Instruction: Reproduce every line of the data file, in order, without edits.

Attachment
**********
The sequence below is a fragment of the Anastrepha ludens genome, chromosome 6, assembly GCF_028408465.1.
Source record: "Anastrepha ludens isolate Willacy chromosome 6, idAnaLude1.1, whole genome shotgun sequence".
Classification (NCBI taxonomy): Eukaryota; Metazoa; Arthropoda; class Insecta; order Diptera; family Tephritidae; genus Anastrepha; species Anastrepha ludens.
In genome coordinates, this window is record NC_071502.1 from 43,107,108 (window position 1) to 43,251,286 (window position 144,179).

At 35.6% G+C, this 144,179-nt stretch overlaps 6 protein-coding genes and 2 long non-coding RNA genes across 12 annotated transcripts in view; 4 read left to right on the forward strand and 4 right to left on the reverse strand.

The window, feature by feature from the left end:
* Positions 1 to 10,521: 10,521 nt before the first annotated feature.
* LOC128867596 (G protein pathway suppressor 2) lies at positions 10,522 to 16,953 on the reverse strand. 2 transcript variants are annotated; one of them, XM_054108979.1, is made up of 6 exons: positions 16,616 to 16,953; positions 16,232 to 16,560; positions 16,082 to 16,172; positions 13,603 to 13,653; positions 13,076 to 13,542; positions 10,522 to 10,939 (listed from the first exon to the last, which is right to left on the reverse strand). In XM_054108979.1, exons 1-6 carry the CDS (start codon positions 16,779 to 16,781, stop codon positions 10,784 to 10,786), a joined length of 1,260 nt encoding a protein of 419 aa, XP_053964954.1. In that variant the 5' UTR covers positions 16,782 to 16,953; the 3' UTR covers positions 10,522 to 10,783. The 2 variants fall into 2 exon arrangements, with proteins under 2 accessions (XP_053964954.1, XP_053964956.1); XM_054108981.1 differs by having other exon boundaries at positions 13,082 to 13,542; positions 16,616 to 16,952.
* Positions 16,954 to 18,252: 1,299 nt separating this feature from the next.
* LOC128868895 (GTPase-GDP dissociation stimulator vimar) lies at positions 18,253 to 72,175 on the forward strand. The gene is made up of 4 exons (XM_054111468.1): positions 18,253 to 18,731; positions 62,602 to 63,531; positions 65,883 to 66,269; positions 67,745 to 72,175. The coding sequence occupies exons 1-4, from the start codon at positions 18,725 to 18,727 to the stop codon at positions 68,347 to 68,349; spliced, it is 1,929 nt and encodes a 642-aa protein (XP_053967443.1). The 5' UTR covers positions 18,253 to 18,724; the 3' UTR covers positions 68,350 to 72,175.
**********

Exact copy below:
The sequence below is a fragment of the Anastrepha ludens genome, chromosome 6, assembly GCF_028408465.1.
Source record: "Anastrepha ludens isolate Willacy chromosome 6, idAnaLude1.1, whole genome shotgun sequence".
Classification (NCBI taxonomy): Eukaryota; Metazoa; Arthropoda; class Insecta; order Diptera; family Tephritidae; genus Anastrepha; species Anastrepha ludens.
In genome coordinates, this window is record NC_071502.1 from 43,107,108 (window position 1) to 43,251,286 (window position 144,179).

At 35.6% G+C, this 144,179-nt stretch overlaps 6 protein-coding genes and 2 long non-coding RNA genes across 12 annotated transcripts in view; 4 read left to right on the forward strand and 4 right to left on the reverse strand.

The window, feature by feature from the left end:
* Positions 1 to 10,521: 10,521 nt before the first annotated feature.
* LOC128867596 (G protein pathway suppressor 2) lies at positions 10,522 to 16,953 on the reverse strand. 2 transcript variants are annotated; one of them, XM_054108979.1, is made up of 6 exons: positions 16,616 to 16,953; positions 16,232 to 16,560; positions 16,082 to 16,172; positions 13,603 to 13,653; positions 13,076 to 13,542; positions 10,522 to 10,939 (listed from the first exon to the last, which is right to left on the reverse strand). In XM_054108979.1, exons 1-6 carry the CDS (start codon positions 16,779 to 16,781, stop codon positions 10,784 to 10,786), a joined length of 1,260 nt encoding a protein of 419 aa, XP_053964954.1. In that variant the 5' UTR covers positions 16,782 to 16,953; the 3' UTR covers positions 10,522 to 10,783. The 2 variants fall into 2 exon arrangements, with proteins under 2 accessions (XP_053964954.1, XP_053964956.1); XM_054108981.1 differs by having other exon boundaries at positions 13,082 to 13,542; positions 16,616 to 16,952.
* Positions 16,954 to 18,252: 1,299 nt separating this feature from the next.
* LOC128868895 (GTPase-GDP dissociation stimulator vimar) lies at positions 18,253 to 72,175 on the forward strand. The gene is made up of 4 exons (XM_054111468.1): positions 18,253 to 18,731; positions 62,602 to 63,531; positions 65,883 to 66,269; positions 67,745 to 72,175. The coding sequence occupies exons 1-4, from the start codon at positions 18,725 to 18,727 to the stop codon at positions 68,347 to 68,349; spliced, it is 1,929 nt and encodes a 642-aa protein (XP_053967443.1). The 5' UTR covers positions 18,253 to 18,724; the 3' UTR covers positions 68,350 to 72,175.